The population for Indiana alone was 4,800 in 1800, 24,000 in 1810, 141,-000 in 1820, 347,000 in 1830. Now it has over 500,000to which if you add 100,000 for Illinois, it has about 600,000. The number of Catholics, I think, is 50,000, who are widely dispersed.

The town of Vincennes [has] about 2,000 citizens. Half of these are Catholics. Most of the others are Methodists, Presbyterians, Baptists, Episcopalians, Lutheransbut a great part belong to no sect but are always called Protestant in a more general sense, although they are not yet baptized.

Indianapolis, the capital of the State, has about 1,500 citizens. Chicago and 2 or 3 other towns have 3,000 or 4,000. The Wabash River navigable for 300 miles, flows into the Ohio. The diocese is about 300 miles in length and is about the same in width.

Priests: 1) at Vincennes, Mr. Lalumiere2 and Mr. Francois,3 and the also for St. Peter’s and St. Mary’s; 2) at [Fort] Wayne, Mr. Ruff 4; 3) at Chicago, Mr. St. Cyr; 5 4) at St. Martin near Cincinnati, Mr. Femeding6 5) but Mr. St. Cyr belongs to Monseigneur Rosati.7

The report of Simon, the bishop of Vincennes, to the Sacred Congregation of the Propaganda Fide from Nov. 5, 1834, the date on which he was installed in his see, after he had been consecrated in St. Louis by the Illustrious Monseigneur Flaget,8 with the Illustrious Monseigneur Rosati, bishop of that place and Monseigneur Purcell9 of Cincinnati assisting, to July 16, 1835, when he began his journey to Europe. For eight months he had been in charge of the administration of the newly created diocese as follows:

I. In and about Vincennes he had to care for about 1,500 impoverished Catholics, primitive and illiterate, souls long neglected, amiably, however, and reverently enough disposed, but struggling under a decline of piety and religious instruction. [Having] no companion priest with me, I lived alone entirely.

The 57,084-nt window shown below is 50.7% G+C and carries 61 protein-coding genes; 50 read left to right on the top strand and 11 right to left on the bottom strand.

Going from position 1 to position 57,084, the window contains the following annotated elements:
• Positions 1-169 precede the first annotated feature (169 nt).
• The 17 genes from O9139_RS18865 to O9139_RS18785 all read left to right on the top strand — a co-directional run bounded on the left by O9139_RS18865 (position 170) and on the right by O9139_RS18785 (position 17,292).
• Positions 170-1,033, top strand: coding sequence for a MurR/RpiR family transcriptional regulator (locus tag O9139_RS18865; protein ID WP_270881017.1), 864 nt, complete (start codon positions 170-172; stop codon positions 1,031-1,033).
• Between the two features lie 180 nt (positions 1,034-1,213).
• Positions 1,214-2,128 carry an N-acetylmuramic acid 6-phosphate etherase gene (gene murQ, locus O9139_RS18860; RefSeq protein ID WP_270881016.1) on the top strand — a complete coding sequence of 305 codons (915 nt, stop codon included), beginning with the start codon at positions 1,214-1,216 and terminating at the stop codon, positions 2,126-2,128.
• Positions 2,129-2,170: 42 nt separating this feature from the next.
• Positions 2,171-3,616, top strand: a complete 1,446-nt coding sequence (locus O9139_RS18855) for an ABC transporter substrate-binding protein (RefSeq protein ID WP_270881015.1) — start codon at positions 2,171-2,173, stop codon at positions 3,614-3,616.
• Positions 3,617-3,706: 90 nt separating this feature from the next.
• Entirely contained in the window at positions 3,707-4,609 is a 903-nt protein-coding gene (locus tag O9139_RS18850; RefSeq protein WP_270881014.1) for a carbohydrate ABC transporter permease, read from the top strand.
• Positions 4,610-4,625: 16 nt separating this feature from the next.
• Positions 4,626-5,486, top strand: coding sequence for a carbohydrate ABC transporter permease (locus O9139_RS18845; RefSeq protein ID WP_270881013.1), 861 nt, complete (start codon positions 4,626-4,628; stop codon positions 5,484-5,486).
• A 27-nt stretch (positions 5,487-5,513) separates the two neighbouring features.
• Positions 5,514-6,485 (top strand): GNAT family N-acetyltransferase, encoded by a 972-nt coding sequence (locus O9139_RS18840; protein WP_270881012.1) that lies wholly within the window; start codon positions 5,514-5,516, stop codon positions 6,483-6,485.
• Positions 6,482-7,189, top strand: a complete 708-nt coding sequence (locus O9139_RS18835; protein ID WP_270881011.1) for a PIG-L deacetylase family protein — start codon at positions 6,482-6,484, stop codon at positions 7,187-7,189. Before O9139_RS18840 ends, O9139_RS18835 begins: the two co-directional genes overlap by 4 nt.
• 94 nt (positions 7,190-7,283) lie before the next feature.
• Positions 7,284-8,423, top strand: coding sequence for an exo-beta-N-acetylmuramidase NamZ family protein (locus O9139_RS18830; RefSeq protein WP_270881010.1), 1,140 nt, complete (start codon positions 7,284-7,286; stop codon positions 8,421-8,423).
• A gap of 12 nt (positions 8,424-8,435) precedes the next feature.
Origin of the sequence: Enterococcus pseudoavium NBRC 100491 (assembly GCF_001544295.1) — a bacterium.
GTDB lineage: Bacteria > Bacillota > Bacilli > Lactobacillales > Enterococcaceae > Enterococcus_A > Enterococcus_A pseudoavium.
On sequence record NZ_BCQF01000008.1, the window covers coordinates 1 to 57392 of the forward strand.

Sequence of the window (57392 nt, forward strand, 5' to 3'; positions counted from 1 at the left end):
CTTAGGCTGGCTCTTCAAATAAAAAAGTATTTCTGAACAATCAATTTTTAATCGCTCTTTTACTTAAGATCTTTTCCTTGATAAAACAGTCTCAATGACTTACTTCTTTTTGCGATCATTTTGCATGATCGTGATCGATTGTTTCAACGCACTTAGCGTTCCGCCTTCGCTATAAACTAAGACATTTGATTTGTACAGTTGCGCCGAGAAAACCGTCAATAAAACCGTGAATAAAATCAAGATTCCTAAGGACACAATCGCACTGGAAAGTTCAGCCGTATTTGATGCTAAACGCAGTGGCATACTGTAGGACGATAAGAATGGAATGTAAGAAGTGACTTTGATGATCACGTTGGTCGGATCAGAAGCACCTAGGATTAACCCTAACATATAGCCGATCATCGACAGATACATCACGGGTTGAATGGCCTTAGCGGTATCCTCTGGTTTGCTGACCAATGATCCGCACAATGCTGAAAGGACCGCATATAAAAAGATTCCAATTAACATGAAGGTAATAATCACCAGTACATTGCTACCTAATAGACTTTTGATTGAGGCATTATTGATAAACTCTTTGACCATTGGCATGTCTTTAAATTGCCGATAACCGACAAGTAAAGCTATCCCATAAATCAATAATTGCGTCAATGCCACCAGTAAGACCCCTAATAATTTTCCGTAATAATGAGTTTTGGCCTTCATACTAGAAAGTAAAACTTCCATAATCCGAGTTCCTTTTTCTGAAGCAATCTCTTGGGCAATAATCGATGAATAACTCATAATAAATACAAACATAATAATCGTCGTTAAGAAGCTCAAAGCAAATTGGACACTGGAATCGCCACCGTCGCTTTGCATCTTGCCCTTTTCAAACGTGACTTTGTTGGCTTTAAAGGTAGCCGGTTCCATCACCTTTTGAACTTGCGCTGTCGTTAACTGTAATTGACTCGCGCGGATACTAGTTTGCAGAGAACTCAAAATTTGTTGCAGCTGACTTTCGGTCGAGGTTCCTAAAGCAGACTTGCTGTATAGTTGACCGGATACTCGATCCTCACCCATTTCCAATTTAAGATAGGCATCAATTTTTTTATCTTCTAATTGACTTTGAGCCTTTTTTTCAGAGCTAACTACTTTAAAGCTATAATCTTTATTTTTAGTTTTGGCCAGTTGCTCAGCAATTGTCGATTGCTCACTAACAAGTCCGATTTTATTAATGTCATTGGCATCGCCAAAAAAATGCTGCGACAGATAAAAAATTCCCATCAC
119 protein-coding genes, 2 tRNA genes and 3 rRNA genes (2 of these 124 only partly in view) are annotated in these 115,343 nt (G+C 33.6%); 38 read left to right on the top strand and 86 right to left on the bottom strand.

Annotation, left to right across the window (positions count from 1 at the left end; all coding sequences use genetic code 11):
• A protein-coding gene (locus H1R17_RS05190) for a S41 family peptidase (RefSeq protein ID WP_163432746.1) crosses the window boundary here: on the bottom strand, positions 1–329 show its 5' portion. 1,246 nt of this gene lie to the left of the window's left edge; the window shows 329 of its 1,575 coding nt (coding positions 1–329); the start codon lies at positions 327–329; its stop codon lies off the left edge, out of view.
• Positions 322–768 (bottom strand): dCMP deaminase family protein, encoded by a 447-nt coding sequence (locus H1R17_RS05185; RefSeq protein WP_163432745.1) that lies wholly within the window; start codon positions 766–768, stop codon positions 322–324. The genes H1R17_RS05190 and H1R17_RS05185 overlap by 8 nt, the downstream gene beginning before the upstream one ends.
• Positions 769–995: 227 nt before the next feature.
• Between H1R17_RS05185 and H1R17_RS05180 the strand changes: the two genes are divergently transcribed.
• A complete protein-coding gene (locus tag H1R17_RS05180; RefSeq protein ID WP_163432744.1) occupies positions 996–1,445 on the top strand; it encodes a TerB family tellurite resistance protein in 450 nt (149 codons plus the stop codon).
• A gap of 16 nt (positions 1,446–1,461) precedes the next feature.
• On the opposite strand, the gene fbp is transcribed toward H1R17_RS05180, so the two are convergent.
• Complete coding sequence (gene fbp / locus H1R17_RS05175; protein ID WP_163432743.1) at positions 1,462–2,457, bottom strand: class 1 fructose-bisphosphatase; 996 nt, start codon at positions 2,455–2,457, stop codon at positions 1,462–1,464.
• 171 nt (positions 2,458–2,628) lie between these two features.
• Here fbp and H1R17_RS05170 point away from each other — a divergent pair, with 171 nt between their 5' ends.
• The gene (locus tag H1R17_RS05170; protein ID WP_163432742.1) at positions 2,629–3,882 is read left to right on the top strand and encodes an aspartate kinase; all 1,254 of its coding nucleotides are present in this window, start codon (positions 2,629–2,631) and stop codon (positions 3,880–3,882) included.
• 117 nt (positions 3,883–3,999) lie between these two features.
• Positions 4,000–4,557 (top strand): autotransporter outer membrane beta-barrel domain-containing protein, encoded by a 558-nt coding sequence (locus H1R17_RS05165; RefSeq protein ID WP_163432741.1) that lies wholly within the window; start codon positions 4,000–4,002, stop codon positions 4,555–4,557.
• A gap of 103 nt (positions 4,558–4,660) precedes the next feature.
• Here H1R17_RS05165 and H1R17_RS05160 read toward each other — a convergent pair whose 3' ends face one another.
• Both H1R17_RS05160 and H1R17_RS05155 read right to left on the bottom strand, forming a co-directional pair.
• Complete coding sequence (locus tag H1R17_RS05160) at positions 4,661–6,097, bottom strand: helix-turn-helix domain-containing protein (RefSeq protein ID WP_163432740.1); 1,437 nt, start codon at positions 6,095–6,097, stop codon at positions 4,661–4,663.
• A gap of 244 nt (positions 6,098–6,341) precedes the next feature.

I gave two instructions every Sunday and feast day, one in French the language of the greater number, the other in English.

During Advent and Lent I catechized the younger [people], six and some eighteen and even twenty years old, who had not received Communion. I received 20 at Christmas and 60 at Easter at First Communion, later 90 at Confirmation.

I had sick [persons] to visit, often at a great distance, of whom I at- tended 23 to the grave… Only 10 marriages, 68 baptisms,indeed, some of adults and of Protestants 4 or 5; others of children of Protestants.

As a new guest in this place, received humanely even by Protestants, I have had to visit many and to win them to myself, I have had to inquire of ministers of sects ([there were] 6 [sects] there) and of the newspapers of the sects for our Catholics; and much also had to be written very accurately, that is, for submitting to the press.10

From other sources my exchange of letters was great, both in the region and with other dioceses,either to Europe even or from there. (For 25 years past this exchange had been constant) or more frequently, as happens on so many occasions, this exchange [was] with friends and pupils from the Seminary whence I had come to Vincennes. Thus in the begin- ning of my new condition in a higher state [this] correspondence was extensive and even oppressive to a bishop living alone, without a secretary or companion.